And, and that, was that happening at the same time with, uh, you know?

Paul Hobbs:
Well I had Peter Michael initially.

Doug:
Peter Michael, right?

Paul Hobbs:
And then con or, uh, Swanson and Stag's Leap, so on, there were quite a few, Lewis Cellars and you.

Doug:
Okay.

Paul Hobbs:
Yeah and I still do, uh, some consulting but I'm trying to, as I have too many wineries to watch over. (laughs)

Doug:
(laughs)

Paul Hobbs:
It's hard to do the consulting. But I gotta tell you Doug, I really love, I love the consulting.

Doug:
Do you, yeah?

Paul Hobbs:
I mean first of all it started, it started off as work.

Doug:
Yeah.

Paul Hobbs:
And a way to help feed myself. But it grew to be a passion, um.

Doug:
Well.

Paul Hobbs:
And I know not many people think of it that way, I guess. That's what I hear.

Doug:
Well, well I'm curious because I had Heidi Barrett in here, you know?

Paul Hobbs:
Yeah.

Doug:
A few weeks ago and I had a great conversation and she's consulted a lot. And she had some, you know strong opinions about this or that. And there seemed a lot of tone, what do you, what do you like about it? It was?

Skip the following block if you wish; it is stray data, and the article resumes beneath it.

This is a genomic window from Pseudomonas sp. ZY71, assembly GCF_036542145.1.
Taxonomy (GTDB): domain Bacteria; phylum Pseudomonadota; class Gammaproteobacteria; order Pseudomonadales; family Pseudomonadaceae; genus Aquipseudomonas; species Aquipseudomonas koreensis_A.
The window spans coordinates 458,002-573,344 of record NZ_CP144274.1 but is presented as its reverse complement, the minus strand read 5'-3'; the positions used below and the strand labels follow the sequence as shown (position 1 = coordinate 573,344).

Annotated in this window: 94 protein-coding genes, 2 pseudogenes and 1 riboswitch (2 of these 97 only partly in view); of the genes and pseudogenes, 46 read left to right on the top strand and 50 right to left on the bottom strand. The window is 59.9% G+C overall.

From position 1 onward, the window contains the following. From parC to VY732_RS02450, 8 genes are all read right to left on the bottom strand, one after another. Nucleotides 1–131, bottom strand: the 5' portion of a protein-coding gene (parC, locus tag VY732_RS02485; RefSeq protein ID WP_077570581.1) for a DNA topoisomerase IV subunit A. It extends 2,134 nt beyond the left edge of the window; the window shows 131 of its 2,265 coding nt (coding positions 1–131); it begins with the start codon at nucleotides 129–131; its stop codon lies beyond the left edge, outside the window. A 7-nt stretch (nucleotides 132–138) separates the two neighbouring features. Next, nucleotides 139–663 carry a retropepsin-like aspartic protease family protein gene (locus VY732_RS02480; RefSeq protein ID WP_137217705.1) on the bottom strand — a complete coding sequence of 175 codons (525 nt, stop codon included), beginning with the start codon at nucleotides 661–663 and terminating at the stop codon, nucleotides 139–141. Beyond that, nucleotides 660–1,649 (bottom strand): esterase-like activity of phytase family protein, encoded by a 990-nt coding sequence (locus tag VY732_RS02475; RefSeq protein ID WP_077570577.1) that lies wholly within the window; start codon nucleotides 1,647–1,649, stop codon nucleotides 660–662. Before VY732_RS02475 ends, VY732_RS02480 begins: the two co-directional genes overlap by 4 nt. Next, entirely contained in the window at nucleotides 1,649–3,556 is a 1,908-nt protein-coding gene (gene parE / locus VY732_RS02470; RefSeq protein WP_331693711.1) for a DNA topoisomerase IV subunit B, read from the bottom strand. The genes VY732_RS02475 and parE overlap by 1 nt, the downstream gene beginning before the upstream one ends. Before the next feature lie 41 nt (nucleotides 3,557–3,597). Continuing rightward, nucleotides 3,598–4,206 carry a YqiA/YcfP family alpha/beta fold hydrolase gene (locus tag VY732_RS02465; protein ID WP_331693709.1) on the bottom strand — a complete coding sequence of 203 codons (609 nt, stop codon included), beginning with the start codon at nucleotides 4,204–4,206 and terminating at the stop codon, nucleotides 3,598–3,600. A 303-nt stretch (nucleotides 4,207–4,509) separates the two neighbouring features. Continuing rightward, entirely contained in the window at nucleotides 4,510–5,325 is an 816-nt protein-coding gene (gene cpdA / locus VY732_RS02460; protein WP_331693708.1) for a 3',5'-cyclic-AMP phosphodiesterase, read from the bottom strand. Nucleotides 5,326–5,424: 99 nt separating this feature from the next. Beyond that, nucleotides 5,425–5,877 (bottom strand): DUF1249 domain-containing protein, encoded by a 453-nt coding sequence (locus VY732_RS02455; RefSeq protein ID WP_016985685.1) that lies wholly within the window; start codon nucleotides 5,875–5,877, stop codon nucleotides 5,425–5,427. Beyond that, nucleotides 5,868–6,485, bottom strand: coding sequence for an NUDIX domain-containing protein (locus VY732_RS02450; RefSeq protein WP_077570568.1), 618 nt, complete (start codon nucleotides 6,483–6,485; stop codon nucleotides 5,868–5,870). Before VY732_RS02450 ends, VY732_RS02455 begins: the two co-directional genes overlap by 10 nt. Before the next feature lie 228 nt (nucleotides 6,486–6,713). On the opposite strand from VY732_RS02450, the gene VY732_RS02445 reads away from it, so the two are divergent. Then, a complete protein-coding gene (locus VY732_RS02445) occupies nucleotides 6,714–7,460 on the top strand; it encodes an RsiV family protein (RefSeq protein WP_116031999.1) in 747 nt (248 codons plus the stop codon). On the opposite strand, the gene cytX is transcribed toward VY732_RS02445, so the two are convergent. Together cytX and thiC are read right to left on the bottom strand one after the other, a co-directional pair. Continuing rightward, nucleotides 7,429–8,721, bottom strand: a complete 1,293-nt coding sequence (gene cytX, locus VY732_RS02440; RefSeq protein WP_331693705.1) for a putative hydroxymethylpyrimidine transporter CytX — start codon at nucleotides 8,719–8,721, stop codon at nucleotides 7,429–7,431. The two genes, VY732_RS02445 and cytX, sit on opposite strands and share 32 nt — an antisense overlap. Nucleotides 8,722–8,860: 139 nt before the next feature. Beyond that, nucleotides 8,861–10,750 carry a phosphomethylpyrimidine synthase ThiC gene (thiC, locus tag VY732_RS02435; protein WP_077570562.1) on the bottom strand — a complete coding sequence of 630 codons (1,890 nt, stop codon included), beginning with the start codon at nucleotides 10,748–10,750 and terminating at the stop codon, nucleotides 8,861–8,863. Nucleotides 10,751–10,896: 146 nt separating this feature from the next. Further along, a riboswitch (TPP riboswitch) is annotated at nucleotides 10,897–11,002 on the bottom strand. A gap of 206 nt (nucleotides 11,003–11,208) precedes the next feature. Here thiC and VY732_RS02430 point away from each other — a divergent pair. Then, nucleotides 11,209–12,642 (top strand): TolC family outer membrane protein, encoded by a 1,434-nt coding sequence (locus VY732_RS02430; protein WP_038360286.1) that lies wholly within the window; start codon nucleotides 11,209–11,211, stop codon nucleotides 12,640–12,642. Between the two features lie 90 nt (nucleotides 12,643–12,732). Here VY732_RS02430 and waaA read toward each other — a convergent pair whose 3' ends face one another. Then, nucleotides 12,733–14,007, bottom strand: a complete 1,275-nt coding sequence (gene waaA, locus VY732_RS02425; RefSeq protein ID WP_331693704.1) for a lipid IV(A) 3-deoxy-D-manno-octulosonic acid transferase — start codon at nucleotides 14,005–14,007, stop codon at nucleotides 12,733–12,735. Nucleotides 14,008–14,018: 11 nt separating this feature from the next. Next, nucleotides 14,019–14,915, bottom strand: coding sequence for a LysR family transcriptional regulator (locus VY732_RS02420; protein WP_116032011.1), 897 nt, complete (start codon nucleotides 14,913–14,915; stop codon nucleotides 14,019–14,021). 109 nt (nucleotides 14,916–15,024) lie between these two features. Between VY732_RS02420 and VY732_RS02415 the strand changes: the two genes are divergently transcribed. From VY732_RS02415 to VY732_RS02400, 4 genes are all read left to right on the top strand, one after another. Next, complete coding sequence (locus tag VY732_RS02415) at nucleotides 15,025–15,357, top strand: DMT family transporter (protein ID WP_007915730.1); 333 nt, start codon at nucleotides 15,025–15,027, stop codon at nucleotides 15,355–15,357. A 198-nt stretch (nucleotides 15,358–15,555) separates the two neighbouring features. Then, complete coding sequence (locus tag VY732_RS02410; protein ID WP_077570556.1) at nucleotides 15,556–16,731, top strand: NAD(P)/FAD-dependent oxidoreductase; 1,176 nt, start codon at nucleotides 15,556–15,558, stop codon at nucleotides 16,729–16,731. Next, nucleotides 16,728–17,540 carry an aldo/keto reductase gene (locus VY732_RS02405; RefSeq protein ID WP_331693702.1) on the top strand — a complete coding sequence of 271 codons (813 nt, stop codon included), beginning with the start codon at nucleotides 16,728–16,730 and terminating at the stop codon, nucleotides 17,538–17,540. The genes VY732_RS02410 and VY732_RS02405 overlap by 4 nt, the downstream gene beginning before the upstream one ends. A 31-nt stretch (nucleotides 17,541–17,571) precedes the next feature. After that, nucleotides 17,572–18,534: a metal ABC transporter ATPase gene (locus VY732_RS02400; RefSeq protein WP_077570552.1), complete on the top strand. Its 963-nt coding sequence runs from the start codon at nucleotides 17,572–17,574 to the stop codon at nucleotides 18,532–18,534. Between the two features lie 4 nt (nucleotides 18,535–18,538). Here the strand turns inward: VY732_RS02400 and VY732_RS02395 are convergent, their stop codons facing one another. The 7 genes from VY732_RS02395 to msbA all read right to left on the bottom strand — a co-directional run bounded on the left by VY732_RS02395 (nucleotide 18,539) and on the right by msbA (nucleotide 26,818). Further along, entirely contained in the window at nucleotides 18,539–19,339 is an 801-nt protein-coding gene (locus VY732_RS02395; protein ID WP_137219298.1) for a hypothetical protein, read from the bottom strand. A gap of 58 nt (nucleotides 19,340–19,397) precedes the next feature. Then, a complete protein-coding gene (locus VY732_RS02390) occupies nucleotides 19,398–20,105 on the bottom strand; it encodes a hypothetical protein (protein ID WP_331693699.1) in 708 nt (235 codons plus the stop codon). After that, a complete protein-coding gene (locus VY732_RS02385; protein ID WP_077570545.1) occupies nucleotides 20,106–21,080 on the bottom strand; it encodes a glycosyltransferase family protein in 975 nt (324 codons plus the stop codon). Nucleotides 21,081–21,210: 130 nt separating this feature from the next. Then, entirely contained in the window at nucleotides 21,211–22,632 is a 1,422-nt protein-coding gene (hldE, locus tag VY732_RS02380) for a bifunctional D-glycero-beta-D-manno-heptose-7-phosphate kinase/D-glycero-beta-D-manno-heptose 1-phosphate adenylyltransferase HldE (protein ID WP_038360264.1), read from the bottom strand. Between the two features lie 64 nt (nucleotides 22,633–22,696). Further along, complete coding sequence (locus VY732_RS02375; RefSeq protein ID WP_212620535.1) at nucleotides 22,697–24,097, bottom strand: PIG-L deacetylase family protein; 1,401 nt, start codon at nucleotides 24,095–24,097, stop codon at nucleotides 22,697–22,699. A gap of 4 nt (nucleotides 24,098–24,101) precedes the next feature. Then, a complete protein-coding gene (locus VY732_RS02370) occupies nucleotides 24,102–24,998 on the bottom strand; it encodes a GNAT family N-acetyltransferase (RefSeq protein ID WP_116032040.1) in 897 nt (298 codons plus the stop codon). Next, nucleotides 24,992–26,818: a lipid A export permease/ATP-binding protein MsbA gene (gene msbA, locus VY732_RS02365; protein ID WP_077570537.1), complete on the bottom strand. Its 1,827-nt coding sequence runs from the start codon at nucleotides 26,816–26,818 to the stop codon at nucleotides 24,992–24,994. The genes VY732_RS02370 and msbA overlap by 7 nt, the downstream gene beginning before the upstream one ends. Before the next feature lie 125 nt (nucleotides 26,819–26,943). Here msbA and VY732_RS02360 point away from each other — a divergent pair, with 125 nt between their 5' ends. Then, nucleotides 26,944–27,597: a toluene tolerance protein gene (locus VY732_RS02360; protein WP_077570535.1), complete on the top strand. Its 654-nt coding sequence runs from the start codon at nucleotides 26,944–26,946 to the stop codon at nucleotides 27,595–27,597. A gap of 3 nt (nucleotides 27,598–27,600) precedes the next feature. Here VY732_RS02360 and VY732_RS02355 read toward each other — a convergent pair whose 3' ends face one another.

Paul Hobbs:
You learn.

Doug:
You, ah.

Paul Hobbs:
And I love it, particularly the international consulting but even, even you know you could say, well hey I started my career in the Napa Valley, I now have vineyards in the Napa Valley.

Doug:
Right.

Paul Hobbs:
Well you could never know, even if you're consulting to 20 wineries in the Napa Valley, you can never still even, still use, still know just a sliver of what there is to know. And you meet people and there's such a, you know it's a rich exchange. So and then you, it's even more exciting in some ways. It, it, it all depends on of course, the client that you're working with. If they're not just driven by scores, which some of them are.